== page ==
Fuji X-Pro1

This is my favourite time of the year for photography
(Port Moody with the Fuji X-Pro1) | Olaf Sztaba

The September-October period is my favourite time of the year for photography. It is the time when the summer “blue skies” days are over and instead you begin to encounter morning fog, stormy skies and the sun trying to find a space to get through. Recently, I was driving my son home from his late-afternoon activity. The conditions outside were plain horrible – dull light and never-ending rain (it is Vancouver, after all) – the kind of afternoon when you wished you had stayed home. As we were driving I noticed a sudden clearing from the west accompanied by fog and misty air. I quickly parked near Rocky Point Park in Port Moody and took out my Fuji X-Pro1. As I started walking toward the pier I couldn’t believe my eyes. The dark rainy clouds had turned into a beautifully coloured mosaic. Fog was flowing above the water and naturally diffused golden rays accompanied the park lanterns, which were just turning on.

In this magical moment I shot about 15 images, each of them without a tripod. In a few minutes it had all disappeared. The openings in the clouds closed and the rain started. Once again, one of my favourite images was taken unexpectedly. All shots were taken with the Fuji X-Pro1, Fujinon XF 18mm F2 and processed in Lightroom 4.

See more pictures on olafphoto.wordpress.com

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Now i’ve had the chance to put the X-Pro 1 through it’s paces. Everything from nightshots to harsh sunlight and i gotta say that i’m impressed. The camera handles everything you throw at it with almost no issues at all. The metering on the camera is really good but for me it takes some time getting used to how the camera meters in comparison to the Leica M8 and it’s center weighted meter. It seems like the camera can do all i want, but im still waiting for lightroom to offer full support of the Fuji raw files. Judging by the jpeg files i know that the sensor can do more than what i see today. Don’t get me wrong the files look good, but there’s still some more detail that can be squeezed out… When shooting in low light the X-Pro 1 i miles ahead of the M8. I can easily shoot @ ISO 3200 without worrying about noise. This is huge for me considering that i’m used to the very noisy files from the M8 even @ ISO 640. The files hold a lot of dynamic range. Maybe not as much as the Leica but still really good. The one complaint i have about the camera is the autofocus in really backlit situations. But as long as you know the limitations of a camera you can learn to work around them.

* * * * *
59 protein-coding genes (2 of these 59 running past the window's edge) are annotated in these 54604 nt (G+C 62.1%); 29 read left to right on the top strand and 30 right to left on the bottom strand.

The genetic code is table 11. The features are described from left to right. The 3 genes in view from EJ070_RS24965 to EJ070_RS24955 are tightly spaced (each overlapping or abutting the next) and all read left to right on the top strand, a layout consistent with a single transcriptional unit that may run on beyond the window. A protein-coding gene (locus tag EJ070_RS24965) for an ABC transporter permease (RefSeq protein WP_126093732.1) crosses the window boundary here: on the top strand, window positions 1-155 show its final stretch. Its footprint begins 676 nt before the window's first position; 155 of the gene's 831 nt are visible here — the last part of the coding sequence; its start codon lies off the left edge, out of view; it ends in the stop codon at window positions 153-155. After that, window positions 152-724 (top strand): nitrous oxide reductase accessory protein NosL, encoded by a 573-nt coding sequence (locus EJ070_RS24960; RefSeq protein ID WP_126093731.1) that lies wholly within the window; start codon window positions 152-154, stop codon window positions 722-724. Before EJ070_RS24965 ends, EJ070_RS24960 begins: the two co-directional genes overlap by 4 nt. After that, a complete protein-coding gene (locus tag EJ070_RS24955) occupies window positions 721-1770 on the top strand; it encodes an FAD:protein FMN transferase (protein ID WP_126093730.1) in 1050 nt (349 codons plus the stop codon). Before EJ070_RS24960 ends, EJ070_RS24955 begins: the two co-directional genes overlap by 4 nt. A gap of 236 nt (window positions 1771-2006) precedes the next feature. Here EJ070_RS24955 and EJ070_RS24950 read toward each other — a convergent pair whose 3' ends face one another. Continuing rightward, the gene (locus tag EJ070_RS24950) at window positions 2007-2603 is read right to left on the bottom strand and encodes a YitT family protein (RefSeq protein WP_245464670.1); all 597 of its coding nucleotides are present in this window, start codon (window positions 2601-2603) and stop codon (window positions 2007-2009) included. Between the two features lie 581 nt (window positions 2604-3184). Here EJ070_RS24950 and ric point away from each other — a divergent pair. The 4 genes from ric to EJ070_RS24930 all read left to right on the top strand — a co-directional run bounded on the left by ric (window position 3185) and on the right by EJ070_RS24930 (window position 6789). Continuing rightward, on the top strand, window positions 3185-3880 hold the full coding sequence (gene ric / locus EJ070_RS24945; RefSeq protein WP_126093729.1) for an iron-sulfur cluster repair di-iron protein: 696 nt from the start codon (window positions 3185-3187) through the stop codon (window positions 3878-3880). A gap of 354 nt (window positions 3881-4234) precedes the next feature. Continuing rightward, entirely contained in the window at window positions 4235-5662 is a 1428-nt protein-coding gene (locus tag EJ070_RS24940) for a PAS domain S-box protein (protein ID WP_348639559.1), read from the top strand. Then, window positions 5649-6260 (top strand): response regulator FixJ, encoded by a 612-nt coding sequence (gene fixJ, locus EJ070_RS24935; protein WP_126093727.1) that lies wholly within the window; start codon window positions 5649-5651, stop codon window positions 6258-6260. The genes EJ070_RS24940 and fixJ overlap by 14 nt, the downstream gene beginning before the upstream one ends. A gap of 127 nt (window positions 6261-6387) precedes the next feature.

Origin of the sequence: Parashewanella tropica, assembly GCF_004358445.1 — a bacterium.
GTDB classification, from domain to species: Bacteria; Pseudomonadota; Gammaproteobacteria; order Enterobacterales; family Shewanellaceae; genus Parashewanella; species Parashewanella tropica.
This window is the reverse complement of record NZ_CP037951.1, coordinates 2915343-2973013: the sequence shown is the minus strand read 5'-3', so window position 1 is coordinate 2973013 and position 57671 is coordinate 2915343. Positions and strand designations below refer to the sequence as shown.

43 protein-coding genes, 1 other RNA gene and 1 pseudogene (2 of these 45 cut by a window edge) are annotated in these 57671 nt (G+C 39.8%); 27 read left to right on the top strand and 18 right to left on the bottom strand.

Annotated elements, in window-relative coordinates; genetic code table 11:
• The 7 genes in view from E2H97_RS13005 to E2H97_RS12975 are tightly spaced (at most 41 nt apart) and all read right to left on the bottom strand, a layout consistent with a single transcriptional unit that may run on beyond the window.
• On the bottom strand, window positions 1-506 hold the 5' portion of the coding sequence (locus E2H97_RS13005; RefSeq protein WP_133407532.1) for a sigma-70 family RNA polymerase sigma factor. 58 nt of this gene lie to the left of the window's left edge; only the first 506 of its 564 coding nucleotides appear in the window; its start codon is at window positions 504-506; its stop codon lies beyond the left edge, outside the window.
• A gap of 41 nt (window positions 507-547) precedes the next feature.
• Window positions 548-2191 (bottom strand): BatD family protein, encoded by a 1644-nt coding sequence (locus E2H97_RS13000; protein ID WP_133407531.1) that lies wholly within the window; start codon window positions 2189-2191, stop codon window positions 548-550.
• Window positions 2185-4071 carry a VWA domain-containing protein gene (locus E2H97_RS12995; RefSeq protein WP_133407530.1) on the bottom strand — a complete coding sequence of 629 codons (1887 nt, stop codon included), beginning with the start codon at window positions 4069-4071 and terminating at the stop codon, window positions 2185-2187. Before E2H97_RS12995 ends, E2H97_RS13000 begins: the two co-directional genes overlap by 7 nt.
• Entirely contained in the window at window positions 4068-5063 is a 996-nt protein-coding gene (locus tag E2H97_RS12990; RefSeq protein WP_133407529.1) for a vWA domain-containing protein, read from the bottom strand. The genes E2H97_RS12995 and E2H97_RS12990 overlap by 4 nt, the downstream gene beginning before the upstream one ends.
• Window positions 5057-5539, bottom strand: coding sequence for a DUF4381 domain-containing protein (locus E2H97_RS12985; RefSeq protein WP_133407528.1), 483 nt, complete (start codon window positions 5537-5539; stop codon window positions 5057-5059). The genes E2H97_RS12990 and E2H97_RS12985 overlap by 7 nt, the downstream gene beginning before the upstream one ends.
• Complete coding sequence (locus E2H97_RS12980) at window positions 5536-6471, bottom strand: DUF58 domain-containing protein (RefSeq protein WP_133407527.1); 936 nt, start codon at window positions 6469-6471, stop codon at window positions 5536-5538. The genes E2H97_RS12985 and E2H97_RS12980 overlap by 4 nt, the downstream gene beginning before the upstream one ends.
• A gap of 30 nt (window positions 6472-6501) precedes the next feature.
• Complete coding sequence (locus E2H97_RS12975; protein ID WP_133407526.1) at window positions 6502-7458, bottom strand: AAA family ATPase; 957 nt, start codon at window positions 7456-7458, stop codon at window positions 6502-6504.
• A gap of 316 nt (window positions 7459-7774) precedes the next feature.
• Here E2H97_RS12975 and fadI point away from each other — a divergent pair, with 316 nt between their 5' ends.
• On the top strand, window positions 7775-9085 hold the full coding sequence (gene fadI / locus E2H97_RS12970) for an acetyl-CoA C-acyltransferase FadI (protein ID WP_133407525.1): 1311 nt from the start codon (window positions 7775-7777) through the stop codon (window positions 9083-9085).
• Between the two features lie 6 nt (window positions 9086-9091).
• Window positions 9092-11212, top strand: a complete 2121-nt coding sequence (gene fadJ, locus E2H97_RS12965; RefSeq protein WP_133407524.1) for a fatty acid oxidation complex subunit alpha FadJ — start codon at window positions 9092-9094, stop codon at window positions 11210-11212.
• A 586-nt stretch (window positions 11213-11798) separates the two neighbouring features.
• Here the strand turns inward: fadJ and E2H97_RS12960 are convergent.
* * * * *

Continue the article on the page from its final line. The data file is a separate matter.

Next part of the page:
See on www.alexanderolsson.com

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Fuji X-Pro 1 Review…..Part 1. WOW! | Ian MacMichael

The camera is easy to hold and feels good in the hand. It has a good weight, without feeling too heavy but does feel solid and well made. The controls were fairly easy to figure out and after a couple of hours I was pretty much familiar with the controls and their functions. I’ve never used Fuji before so I had no previous experience to help/hinder me. the buttons and dials all feel positive and are well placed, they just “feel” like they are in the right place…after only a few minutes, it felt natural, as if I had been using one for ages…this has got to be good, right? Around 60% of my business is weddings and I could easily use this camera for a whole day and not end up with a sore back as I usually do! Another big benefit is that fact that it doesn’t scream “pro camera!” It’s size and styling make it less obtrusive and obvious and people really don’t take much notice of it. We often do pre wedding shoots, and shots on a wedding day, in public places, and big cameras usually mean some attention from the public. The X-Pro 1 doesn’t have this issue, even the people I photographed, friends and family, felt is was easier and more comfortable for them, and they are used to me and my cameras! You’ll see from some of the images that I went to a cafe bar with my little boy (who is a legend by the way and really puts up with my constantly taking photos of him!). It was really quite dark, I’ll come to ISO performance later… the issue was that it was really busy, with people on the tables all around us and I was taking lots of shots. I can’t remember a single person even taking any notice of me and the little camera. Not sure this would have been the case f I has been using my D800 and 24-70 2.8! My point is this: we specialise in documentary wedding photography, and at a wedding, I think this camera will allow us to get closer to people and capture images without the intrusion a pro DSLR camera/lens combo can often bring. This means more natural images and a less obvious presence of the photographer, this is good!…..